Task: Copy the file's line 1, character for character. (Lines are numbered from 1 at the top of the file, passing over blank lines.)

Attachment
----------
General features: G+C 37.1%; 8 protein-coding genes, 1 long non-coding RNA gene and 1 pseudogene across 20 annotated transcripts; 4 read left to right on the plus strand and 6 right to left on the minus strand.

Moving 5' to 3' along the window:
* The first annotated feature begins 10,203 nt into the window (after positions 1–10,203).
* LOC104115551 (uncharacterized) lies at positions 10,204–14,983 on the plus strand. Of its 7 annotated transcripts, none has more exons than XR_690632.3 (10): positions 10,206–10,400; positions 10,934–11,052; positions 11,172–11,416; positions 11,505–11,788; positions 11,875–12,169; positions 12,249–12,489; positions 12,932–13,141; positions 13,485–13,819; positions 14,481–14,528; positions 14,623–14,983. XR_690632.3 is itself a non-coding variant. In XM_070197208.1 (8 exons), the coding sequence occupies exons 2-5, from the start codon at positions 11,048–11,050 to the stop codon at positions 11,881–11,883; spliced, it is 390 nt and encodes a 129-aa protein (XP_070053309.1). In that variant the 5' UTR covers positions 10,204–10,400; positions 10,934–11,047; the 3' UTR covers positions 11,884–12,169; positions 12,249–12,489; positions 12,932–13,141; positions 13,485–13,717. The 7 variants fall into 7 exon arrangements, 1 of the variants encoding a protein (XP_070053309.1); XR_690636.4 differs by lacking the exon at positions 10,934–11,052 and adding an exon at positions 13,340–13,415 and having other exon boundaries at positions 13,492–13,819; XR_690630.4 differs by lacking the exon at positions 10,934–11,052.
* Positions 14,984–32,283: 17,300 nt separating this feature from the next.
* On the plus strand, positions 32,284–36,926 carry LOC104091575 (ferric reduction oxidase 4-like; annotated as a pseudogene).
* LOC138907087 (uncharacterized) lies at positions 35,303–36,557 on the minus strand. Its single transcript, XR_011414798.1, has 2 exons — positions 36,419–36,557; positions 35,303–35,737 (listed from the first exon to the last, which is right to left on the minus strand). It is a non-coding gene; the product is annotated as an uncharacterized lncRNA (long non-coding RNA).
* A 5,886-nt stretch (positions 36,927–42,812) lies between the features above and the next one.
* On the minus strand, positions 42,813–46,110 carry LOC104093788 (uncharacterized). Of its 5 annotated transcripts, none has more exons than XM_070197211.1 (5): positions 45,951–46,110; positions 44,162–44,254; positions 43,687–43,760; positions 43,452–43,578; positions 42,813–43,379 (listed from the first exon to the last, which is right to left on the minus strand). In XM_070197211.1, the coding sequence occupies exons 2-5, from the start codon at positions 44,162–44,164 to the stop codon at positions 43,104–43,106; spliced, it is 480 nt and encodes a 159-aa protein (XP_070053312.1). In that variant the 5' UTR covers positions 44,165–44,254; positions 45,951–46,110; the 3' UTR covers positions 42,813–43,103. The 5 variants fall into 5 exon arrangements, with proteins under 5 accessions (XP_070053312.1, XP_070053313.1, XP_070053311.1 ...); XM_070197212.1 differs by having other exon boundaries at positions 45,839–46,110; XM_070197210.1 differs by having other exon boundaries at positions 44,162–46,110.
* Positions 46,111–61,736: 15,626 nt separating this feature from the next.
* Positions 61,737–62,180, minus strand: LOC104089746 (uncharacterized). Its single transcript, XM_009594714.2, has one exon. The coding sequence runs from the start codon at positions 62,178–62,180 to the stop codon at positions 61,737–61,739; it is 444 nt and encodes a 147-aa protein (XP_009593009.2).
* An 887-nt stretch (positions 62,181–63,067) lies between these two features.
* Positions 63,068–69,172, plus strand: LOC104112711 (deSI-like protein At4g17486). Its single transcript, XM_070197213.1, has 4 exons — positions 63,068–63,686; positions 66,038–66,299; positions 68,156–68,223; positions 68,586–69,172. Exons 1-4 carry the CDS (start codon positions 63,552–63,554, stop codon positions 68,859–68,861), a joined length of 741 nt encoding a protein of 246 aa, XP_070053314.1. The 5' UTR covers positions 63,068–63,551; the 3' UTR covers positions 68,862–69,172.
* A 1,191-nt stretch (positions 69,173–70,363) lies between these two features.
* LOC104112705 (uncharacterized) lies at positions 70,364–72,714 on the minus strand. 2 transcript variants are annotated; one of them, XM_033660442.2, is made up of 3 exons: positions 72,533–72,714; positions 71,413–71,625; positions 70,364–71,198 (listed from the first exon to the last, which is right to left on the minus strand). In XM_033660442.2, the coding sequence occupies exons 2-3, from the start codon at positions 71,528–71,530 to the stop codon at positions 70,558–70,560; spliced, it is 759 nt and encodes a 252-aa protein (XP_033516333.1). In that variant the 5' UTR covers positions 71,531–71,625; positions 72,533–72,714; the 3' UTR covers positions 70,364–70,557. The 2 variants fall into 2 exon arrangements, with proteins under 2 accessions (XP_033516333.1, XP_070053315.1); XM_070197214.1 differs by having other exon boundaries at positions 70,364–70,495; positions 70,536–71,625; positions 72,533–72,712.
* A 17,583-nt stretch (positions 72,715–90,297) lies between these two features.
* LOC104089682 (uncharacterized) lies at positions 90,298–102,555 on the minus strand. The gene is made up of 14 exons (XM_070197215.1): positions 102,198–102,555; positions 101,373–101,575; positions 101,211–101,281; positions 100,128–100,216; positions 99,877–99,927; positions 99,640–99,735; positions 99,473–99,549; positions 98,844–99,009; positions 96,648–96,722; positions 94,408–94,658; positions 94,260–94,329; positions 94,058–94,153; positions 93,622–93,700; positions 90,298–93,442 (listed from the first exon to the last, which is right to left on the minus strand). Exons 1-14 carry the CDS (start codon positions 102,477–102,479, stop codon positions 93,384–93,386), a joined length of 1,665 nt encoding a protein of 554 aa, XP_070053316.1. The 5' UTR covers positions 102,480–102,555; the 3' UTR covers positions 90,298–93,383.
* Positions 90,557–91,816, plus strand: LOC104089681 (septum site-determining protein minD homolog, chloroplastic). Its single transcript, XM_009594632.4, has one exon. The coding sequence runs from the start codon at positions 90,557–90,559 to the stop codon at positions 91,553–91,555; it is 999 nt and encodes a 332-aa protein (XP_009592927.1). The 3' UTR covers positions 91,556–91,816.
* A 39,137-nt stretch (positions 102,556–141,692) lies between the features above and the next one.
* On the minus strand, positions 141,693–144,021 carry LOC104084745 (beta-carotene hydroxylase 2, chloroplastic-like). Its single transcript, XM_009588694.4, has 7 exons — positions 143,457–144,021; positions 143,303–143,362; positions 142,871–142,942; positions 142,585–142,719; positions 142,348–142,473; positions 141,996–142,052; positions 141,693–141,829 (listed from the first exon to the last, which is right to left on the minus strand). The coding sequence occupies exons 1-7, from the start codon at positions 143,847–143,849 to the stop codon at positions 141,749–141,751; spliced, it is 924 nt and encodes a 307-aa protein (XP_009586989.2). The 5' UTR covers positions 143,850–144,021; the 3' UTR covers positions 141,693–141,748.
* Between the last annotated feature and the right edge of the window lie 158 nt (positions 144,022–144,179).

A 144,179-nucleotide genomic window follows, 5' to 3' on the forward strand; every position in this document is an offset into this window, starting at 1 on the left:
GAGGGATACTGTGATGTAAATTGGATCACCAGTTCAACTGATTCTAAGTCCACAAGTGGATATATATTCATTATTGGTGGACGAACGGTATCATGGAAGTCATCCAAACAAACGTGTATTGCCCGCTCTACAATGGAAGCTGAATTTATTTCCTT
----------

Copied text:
General features: G+C 37.1%; 8 protein-coding genes, 1 long non-coding RNA gene and 1 pseudogene across 20 annotated transcripts; 4 read left to right on the plus strand and 6 right to left on the minus strand.